Zinc supplementation has been shown to improve diarrhea and pneumonia in children from regions where zinc is deficient in the diet. However, the effectiveness of preventive zinc supplementation for health improvement and child growth is not well documented. Islam and colleagues conducted a study to explore the impact of dose, duration, and frequency of zinc supplementation on the incidence of diarrhea and linear growth in children. They report their results in the May 2022 issue of The Journal of Nutrition.
Children (9-11 months, n=2886) were enrolled in a randomized, partially double-blind, controlled, 6-arm, community-based efficacy trial. They were assigned to receive one of the following interventions over a 24 week period: 1) micronutrient powder (MNP, 4.1 mg zinc and 10 mg iron) daily; 2) high-zinc (10 mg), low-iron (6 mg) MNP daily; 3) high zinc (10 mg) and low iron (6 mg) or a no-iron MNP on alternating days; 4) dispersible zinc tablet (10 mg); 5) dispersible zinc table (10 mg) for 2 weeks at enrollment and at 12 weeks; or 6) placebo powder. Incidence of diarrhea and change in length-for-age Z score over the 24 week period were determined.
There were no differences in the incidence or prevalence of diarrhea among any of the treatment groups. A smaller decline in length-for-age Z score was observed in those receiving the high zinc and low iron MNP, as compared with the placebo powder group. The authors concluded that the dose, duration, and frequency of zinc in the MNPs used in the study were unable to reduce diarrhea, even though the high zinc and low iron MNP provided modest improvements in the length-for-age Z scores of the children.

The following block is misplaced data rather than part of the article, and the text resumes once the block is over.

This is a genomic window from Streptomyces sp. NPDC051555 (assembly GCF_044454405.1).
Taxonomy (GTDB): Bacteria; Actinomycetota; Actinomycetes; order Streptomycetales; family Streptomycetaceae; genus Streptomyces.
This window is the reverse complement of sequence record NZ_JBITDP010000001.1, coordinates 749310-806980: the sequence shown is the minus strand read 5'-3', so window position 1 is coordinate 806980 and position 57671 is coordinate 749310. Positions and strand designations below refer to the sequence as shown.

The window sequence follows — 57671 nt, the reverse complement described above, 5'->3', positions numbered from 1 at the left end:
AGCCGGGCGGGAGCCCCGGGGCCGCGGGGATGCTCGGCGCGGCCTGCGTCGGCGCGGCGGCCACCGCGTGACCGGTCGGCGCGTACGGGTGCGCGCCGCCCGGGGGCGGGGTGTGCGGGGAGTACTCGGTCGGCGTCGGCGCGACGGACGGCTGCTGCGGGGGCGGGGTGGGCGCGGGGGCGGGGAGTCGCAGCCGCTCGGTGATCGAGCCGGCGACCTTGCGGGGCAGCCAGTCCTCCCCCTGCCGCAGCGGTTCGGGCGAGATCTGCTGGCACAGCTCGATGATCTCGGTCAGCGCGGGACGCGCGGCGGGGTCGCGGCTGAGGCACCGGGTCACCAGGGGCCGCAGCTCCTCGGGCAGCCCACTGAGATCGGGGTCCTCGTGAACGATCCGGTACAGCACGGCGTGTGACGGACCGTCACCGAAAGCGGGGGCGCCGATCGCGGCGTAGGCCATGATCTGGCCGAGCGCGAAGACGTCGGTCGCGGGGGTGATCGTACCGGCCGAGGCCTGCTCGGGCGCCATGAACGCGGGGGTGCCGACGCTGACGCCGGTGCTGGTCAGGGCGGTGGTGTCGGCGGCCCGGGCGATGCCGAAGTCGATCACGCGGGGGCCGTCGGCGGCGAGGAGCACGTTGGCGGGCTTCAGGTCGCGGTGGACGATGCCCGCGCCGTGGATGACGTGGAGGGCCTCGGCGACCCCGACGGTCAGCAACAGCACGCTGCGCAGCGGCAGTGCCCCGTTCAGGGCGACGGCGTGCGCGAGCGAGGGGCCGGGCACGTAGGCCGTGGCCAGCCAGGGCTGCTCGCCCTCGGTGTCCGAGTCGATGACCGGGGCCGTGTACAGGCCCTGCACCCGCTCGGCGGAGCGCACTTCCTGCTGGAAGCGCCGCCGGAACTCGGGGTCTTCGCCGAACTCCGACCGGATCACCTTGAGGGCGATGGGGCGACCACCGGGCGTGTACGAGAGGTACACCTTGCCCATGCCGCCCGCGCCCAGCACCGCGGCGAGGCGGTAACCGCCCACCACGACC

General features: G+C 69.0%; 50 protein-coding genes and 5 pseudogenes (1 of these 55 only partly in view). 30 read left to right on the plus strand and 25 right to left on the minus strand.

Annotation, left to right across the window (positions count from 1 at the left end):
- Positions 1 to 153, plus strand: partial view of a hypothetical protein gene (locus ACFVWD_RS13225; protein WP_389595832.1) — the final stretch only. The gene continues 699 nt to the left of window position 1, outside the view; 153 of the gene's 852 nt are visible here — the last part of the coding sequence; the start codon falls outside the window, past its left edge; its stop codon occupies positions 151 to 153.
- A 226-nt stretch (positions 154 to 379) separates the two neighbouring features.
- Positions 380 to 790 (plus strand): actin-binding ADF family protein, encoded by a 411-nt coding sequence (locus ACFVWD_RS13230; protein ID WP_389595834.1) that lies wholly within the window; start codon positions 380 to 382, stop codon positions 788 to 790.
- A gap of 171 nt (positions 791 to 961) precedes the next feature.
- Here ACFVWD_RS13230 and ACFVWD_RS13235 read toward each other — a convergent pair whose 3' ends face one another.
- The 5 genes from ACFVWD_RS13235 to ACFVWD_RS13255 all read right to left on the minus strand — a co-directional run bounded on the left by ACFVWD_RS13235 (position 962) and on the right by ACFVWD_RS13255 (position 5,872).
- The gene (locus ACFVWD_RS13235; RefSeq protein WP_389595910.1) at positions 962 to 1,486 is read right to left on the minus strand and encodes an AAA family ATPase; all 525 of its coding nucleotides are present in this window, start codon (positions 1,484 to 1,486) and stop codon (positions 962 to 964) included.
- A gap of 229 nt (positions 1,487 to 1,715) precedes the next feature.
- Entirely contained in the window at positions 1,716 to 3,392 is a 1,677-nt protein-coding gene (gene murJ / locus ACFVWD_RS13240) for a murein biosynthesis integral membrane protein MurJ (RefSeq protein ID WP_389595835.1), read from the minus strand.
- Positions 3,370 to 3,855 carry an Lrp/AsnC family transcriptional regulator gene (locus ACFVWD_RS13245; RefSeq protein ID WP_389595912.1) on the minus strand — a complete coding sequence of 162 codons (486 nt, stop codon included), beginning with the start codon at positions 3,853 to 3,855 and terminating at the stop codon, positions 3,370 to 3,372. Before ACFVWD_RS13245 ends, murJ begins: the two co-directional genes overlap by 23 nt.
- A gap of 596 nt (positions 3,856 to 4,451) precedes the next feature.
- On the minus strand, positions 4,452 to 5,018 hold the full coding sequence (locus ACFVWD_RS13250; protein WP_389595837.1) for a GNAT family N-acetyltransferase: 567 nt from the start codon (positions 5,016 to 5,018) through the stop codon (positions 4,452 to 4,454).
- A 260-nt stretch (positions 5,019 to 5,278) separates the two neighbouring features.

In an editorial, Wieringa states the lack of effect in this study is similar to previous results that failed to show improvement in linear growth with MNP supplements, probably because diets are lacking protein, energy, essential fatty acids, in addition to micronutrients. Wieringa suggests that although providing a complete and diverse diet is the preferred way to resolve deficiencies, fortified supplements such as complementary foods with high nutrient density or supplementary lipid-based foods should be used to improve nutrient status of children. Wieringa concludes that preventive zinc supplements do not appear to be an effective approach.
M Munirul Islam, Robert E Black, Nancy F Krebs, Jamie Westcott, Julie Long, Kazi Munisul Islam, Janet M Peerson, Rahvia Alam Sthity, Afsana Mim Khandaker, Mehedi Hasan, Shams El Arifeen, Tahmeed Ahmed, Janet C King, Christine M McDonald, Different Doses, Forms, and Frequencies of Zinc Supplementation for the Prevention of Diarrhea and Promotion of Linear Growth among Young Bangladeshi Children: A Six-Arm, Randomized, Community-Based Efficacy Trial, The Journal of Nutrition, Volume 152, Issue 5, May 2022, Pages 1306–1315, https://doi.org/10.1093/jn/nxab439.
Frank T Wieringa, Has Zinc Lost Its Shine?, The Journal of Nutrition, Volume 152, Issue 5, May 2022, Pages 1185–1186, https://doi.org/10.1093/jn/nxac028.
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